The three-stage path to a more secure IT environment
Organisations are re-doubling their efforts to reduce the attack surface of their environments. More often than not, this means rethinking how much leeway and flexibility employees have on their local machines.
What’s become clear after recent high-profile attacks is the proliferation of local administrator privileges is making security policies hard or impossible to enforce.
Privileged accounts are a common target for threat actors since they can be exploited to allow an attacker to more easily move around inside of an organisation’s network, escalating an attack while looking like a legitimate user.
An important body of work within organisations is underway to enact principles of least privilege, such that if a user account or endpoint is breached, the ability for an attacker to escalate beyond that point is limited.
But that comes with challenges. Historically, the removal of local administrator rights can lead to a poor user experience. That’s because not all users have the same needs: some require flexible permissions; others don’t but demand them anyway.
How the tightening of privileges is approached will very much impact the success of the endeavour and, therefore, whether the needle on security can be moved in a meaningful way.
One approach is to implement a graduated set of flexibilities - high flex, medium flex and low flex - where users’ permissions and their ability to do things themselves is gradually tightened or controlled over time.
Organisations should start all users in a high flex group, with similar privileges on the system, while establishing and mapping out their usage patterns into a baseline. Then, as you mature in your understanding of what’s happening in your environment, user permissions can be tightened, signified by users being stepped backwards into medium flex and ultimately low flex categorisations over time. Following this method, an organisation can remove admin privileges and enhance security quickly and efficiently whilst avoiding negative friction with user groups.
It’s worth explaining what each flexibility level looks like from a user and IT service desk perspective.
Users in the high flex group may be allowed to run trusted and approved applications with admin rights and may also have permission to run unknown applications on-demand - and with admin rights once they confirm that the application should be elevated. In addition, they can perform elevated tasks within the operating system, such as control panel applets or the modification of system settings.
A moderately flexible policy set would apply the ability to run known business applications and operating system functions and to have admin rights on trusted applications. They can still also run unknown applications when they want to, but unlike their high flex group counterparts, they may be prompted to provide a reason before they can run an unknown application with admin rights. In addition, some operating system functions that require admin rights may also be prevented and require support interaction.
The low-flex group has a tighter set of rules. It will still allow known and approved business applications and operating system functions to run but prompts users to contact support if a trusted or untrusted application requests admin rights or if an unknown application tries to run. The practical reality for this group, however, is they may only be impacted if trying to install or run applications with questionable business use or value.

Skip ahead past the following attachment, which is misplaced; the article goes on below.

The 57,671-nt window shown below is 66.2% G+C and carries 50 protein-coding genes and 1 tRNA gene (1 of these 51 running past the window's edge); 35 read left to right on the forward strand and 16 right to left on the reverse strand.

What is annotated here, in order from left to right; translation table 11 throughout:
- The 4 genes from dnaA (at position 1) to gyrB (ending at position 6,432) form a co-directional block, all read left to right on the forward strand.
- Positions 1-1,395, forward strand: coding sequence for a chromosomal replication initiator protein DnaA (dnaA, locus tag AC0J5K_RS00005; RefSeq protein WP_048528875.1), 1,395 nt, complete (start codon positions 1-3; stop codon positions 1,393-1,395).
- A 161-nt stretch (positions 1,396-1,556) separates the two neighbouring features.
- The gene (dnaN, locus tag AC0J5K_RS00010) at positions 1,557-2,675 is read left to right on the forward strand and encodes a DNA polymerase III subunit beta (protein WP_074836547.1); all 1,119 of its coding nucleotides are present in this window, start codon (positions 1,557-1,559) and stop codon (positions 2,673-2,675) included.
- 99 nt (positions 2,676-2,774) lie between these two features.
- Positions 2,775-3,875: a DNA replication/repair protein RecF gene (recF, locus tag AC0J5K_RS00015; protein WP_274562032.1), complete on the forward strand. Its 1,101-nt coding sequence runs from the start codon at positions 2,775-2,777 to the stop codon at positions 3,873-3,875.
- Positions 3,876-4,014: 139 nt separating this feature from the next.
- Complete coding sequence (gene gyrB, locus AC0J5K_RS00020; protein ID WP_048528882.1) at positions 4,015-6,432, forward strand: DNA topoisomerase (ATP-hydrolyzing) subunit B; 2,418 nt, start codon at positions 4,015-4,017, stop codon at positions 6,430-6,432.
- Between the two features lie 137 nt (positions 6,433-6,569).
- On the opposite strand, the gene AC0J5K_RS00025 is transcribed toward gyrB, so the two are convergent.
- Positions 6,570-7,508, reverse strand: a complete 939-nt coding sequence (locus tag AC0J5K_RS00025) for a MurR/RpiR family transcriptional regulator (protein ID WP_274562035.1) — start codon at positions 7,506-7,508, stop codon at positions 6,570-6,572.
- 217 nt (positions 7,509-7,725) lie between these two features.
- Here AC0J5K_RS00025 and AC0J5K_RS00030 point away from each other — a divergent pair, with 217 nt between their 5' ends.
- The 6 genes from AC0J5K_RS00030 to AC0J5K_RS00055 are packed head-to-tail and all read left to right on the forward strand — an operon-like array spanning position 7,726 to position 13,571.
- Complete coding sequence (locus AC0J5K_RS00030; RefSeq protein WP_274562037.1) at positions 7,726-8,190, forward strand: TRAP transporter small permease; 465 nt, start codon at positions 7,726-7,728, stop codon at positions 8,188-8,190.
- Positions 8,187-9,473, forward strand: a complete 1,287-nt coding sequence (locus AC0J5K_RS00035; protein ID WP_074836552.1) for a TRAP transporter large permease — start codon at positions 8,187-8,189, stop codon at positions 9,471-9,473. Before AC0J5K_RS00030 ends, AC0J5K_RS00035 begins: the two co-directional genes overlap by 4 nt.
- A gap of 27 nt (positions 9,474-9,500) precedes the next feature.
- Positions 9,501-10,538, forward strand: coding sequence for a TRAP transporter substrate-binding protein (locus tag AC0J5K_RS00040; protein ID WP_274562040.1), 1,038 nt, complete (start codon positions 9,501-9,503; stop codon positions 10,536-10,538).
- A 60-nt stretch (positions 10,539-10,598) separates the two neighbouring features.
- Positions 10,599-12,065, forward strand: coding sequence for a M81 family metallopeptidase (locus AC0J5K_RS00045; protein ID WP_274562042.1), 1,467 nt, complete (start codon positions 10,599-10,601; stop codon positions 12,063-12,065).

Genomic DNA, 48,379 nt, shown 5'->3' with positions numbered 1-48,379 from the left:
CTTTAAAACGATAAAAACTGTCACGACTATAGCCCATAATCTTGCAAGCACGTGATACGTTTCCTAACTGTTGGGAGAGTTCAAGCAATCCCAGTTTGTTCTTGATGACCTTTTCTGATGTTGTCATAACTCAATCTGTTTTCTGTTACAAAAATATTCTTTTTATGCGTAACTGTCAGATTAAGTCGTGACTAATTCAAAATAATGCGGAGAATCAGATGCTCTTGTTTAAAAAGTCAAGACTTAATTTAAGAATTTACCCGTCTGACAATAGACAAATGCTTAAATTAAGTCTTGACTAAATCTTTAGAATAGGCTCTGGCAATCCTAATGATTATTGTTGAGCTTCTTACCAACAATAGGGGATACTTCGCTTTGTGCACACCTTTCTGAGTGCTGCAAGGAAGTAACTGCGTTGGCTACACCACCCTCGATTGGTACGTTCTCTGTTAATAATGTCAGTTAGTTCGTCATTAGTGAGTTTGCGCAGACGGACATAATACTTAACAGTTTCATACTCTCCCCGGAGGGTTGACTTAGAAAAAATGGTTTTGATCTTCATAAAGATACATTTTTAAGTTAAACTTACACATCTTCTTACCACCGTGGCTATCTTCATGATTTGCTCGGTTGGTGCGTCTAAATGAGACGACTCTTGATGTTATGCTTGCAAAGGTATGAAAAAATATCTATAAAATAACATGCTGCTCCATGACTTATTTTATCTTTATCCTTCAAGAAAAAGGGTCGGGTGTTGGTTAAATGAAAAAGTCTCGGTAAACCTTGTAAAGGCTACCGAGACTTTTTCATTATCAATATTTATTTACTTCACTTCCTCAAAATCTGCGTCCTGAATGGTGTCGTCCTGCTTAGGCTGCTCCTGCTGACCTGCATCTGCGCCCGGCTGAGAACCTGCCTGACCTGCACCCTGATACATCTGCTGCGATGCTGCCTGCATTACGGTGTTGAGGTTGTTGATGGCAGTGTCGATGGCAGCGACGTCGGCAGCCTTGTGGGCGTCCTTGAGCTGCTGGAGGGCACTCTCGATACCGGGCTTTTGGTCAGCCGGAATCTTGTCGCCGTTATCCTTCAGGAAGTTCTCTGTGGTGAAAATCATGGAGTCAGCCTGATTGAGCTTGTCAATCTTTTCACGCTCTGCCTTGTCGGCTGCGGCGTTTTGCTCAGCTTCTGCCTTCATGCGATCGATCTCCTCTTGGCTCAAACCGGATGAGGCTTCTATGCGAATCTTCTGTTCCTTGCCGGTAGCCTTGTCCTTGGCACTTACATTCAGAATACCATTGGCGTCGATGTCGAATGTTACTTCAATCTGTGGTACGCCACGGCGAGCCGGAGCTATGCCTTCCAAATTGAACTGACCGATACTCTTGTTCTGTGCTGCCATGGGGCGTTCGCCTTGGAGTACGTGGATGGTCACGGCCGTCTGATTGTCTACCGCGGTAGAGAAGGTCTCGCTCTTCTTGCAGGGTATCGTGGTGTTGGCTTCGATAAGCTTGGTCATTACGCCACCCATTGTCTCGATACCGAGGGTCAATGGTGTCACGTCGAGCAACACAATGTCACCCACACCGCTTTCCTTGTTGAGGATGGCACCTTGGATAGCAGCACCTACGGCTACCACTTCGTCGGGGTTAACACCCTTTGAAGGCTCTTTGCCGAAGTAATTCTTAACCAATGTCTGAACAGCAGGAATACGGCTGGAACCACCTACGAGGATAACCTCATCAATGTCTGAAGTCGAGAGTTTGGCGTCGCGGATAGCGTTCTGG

While the default position should be to tighten user permissions over time, some user types may be treated as exceptions - or seek more flexibility as such. Whether that flexibility is approved or not comes down to a risk appetite and efficiency discussion.
Software developers and engineers, for example, often retain a highly flexible policy set. They’re often accustomed to having tool choice and the flexibility to install things on their machines for test or production purposes. They also often need to be able to change configurations to test how the code they’ve produced interacts with these various tools and settings. As such, they’re usually the most resistant to the removal of administrative rights. Our advice is to put them in the high flex user group, where rights are maintained, but everything they do is collected, audited and logged, such that anything malicious they inadvertently interact with will show up, and they’ll be alerted to it.
Business leaders, particularly executives, may also consider their need for administrative and uncontrolled access to be in the same category. However, this should be treated with caution. Leaders - and the sensitive material they work with - are often the ultimate target for threat actors. A more prudent approach to handling these users would be to enforce rigid policies on systems where sensitive documents are handled.
It’s desirable to have executives on the most secure desktops with the most secure settings. Promoting the secure nature of the setup may also convince leaders of the benefits of being in the most stringent policies with the least amount of flexibility.
By adopting a graduated and nuanced approach to privileged access management, Australian and New Zealand, organisations can emerge better placed to secure their environments against the rising tide of attacks.